For a long time, Apple's App Store review guidelines prohibited apps from downloading executable code from the Internet. The company's original stance resulted in IDEs that couldn't sync scripts and programs across multiple devices – a serious limitation for the emergent movement of programmers embracing the iPad Pro as a portable workstation.
Fortunately, Apple started relaxing their rules earlier this year, allowing "apps designed to teach, develop, or test executable code" to download and run code. Pythonista, the popular Python IDE for iOS (and one of the best pro apps for iOS, period), has been updated this week with the ability to sync scripts with iCloud and edit external scripts in-place using Files' document picker.
As someone who used Pythonista heavily for years and remembers previous rejections based on old App Store guidelines, this is fantastic news. I moved my existing script library to iCloud, which means all my code is now shared between the iPhone and iPad – no workarounds required. Pythonista now supports the iPhone X and drag and drop for importing scripts, but, even better, the app can open scripts and edit them in-place (saving changes back to the original location) just by opening them with the built-in Files picker. This feature makes it possible to, say, use Pythonista as an editor for script files stored in GitHub repositories and managed by Working Copy – all entirely on iOS, and natively integrated with Files.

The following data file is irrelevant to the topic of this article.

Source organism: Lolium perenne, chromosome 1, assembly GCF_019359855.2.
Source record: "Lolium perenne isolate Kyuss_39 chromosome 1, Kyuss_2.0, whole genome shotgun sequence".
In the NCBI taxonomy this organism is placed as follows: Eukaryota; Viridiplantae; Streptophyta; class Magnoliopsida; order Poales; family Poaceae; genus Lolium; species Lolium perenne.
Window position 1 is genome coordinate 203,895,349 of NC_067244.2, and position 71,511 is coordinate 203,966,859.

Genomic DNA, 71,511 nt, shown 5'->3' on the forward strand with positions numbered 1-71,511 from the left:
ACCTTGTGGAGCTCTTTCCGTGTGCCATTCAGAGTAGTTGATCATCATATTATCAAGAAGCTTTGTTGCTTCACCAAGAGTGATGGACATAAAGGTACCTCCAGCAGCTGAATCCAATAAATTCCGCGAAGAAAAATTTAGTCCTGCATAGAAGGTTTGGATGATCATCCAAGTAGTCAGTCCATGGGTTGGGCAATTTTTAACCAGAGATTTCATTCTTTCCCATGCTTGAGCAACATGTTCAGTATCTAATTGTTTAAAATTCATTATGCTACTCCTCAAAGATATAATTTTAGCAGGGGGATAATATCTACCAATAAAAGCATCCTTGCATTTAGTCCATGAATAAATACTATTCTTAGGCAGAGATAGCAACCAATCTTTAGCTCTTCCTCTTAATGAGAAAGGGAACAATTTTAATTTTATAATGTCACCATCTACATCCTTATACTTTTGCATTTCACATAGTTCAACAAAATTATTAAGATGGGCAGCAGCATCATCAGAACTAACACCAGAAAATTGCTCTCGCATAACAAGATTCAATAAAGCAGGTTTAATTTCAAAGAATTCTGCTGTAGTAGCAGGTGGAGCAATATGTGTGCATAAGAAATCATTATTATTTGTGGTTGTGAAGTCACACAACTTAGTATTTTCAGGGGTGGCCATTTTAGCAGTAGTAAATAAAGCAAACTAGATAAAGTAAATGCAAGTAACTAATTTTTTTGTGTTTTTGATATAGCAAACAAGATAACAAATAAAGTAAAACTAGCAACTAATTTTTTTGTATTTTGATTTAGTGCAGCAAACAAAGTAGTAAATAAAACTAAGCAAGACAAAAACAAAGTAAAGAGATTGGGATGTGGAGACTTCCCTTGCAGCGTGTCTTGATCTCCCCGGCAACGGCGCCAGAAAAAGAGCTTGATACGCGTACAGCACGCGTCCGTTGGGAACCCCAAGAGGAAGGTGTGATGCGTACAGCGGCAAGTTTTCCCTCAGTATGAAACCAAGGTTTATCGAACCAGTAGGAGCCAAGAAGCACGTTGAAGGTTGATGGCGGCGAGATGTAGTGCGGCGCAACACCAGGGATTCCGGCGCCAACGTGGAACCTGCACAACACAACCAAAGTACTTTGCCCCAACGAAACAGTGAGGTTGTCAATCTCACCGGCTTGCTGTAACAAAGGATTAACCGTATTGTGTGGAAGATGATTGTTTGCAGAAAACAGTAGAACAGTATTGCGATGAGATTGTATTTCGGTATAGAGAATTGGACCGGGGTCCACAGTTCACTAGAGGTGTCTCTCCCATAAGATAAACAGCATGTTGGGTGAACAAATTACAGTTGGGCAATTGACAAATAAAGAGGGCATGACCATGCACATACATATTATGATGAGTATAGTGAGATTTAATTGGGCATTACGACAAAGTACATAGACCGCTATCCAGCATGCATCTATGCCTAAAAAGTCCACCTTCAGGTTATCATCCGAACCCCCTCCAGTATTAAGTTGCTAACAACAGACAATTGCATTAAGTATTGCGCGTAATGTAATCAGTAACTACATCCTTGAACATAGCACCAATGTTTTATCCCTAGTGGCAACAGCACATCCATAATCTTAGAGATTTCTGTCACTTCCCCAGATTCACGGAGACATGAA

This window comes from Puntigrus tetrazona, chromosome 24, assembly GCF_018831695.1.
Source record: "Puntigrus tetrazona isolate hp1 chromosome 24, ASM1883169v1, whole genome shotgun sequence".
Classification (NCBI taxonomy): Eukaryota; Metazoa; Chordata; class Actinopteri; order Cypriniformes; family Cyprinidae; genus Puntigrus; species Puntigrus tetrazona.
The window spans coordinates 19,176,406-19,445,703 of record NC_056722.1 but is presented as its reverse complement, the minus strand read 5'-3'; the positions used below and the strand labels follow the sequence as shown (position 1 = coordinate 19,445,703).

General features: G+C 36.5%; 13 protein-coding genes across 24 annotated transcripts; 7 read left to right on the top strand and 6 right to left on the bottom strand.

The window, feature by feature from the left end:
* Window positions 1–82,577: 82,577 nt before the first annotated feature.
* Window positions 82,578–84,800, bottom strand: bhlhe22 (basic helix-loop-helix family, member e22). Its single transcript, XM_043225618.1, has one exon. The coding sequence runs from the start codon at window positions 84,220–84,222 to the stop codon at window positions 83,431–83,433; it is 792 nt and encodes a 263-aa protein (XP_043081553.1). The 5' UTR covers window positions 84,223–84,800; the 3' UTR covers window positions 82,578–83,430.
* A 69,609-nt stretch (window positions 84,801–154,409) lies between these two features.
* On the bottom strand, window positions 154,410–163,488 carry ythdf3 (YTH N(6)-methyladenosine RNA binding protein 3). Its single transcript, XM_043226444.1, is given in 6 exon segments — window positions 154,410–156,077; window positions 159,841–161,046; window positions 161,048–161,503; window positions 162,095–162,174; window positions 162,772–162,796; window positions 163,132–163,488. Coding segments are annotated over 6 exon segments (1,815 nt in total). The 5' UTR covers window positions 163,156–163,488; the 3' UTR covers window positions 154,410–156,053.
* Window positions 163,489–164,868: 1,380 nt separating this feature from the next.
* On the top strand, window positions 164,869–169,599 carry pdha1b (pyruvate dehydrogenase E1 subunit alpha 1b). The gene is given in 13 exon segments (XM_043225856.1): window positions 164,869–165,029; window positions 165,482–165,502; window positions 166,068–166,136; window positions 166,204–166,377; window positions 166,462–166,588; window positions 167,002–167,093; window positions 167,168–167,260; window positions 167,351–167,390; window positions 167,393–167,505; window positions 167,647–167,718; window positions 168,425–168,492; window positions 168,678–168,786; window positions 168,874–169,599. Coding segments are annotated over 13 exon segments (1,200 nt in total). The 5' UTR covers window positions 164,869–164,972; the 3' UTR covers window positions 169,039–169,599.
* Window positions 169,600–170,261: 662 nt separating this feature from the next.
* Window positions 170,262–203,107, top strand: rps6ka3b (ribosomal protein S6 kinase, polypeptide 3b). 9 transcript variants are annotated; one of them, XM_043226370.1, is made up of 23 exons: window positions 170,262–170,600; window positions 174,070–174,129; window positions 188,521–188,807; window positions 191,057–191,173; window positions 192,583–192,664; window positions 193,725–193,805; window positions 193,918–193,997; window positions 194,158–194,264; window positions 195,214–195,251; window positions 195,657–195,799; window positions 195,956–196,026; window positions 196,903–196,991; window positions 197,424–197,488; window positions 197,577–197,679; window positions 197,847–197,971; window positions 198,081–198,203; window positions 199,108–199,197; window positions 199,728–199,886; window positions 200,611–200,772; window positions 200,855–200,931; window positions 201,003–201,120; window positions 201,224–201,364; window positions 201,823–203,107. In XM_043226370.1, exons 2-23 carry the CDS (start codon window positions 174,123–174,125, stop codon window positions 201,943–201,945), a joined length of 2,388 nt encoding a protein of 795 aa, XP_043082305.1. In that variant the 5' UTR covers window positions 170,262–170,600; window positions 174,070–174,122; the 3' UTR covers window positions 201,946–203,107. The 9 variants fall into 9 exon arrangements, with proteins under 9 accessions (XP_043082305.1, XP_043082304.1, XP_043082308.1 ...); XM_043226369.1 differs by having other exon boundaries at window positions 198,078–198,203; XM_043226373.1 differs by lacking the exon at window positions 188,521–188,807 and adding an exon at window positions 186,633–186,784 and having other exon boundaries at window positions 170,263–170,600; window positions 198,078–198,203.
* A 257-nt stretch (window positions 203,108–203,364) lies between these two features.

Version 3.2 of Pythonista gets rid of the most annoying limitations imposed by the old Apple, another sign that the company's approach to professional iOS software has changed over the years. While I don't use Pythonista nearly as much as I did a few years ago (you can imagine why), I plan on playing around with Pythonista 3.2 over the next couple of weeks.